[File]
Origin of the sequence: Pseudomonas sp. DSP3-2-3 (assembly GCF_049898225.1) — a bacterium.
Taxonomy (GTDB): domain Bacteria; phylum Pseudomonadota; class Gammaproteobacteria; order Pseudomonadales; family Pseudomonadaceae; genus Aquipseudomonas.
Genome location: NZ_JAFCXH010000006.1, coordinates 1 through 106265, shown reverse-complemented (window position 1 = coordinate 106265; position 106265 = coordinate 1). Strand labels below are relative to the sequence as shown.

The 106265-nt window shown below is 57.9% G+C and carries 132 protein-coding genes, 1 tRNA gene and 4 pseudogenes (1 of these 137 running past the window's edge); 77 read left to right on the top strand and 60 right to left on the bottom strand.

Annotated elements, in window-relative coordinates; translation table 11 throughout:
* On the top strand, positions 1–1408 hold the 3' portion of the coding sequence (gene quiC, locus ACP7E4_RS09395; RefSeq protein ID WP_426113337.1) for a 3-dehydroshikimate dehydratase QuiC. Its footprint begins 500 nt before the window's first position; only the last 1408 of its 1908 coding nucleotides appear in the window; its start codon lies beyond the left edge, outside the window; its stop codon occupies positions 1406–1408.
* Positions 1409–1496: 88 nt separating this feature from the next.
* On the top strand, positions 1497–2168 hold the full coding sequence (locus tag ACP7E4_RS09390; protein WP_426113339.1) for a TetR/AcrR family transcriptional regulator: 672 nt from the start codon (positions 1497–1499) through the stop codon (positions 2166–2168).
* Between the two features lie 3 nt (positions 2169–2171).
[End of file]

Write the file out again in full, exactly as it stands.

Origin of the sequence: Pseudomonas sp. DSP3-2-3 (assembly GCF_049898225.1) — a bacterium.
Taxonomy (GTDB): domain Bacteria; phylum Pseudomonadota; class Gammaproteobacteria; order Pseudomonadales; family Pseudomonadaceae; genus Aquipseudomonas.
Genome location: NZ_JAFCXH010000006.1, coordinates 1 through 106265, shown reverse-complemented (window position 1 = coordinate 106265; position 106265 = coordinate 1). Strand labels below are relative to the sequence as shown.

The 106265-nt window shown below is 57.9% G+C and carries 132 protein-coding genes, 1 tRNA gene and 4 pseudogenes (1 of these 137 running past the window's edge); 77 read left to right on the top strand and 60 right to left on the bottom strand.

Annotated elements, in window-relative coordinates; translation table 11 throughout:
* On the top strand, positions 1–1408 hold the 3' portion of the coding sequence (gene quiC, locus ACP7E4_RS09395; RefSeq protein ID WP_426113337.1) for a 3-dehydroshikimate dehydratase QuiC. Its footprint begins 500 nt before the window's first position; only the last 1408 of its 1908 coding nucleotides appear in the window; its start codon lies beyond the left edge, outside the window; its stop codon occupies positions 1406–1408.
* Positions 1409–1496: 88 nt separating this feature from the next.
* On the top strand, positions 1497–2168 hold the full coding sequence (locus tag ACP7E4_RS09390; protein WP_426113339.1) for a TetR/AcrR family transcriptional regulator: 672 nt from the start codon (positions 1497–1499) through the stop codon (positions 2166–2168).
* Between the two features lie 3 nt (positions 2169–2171).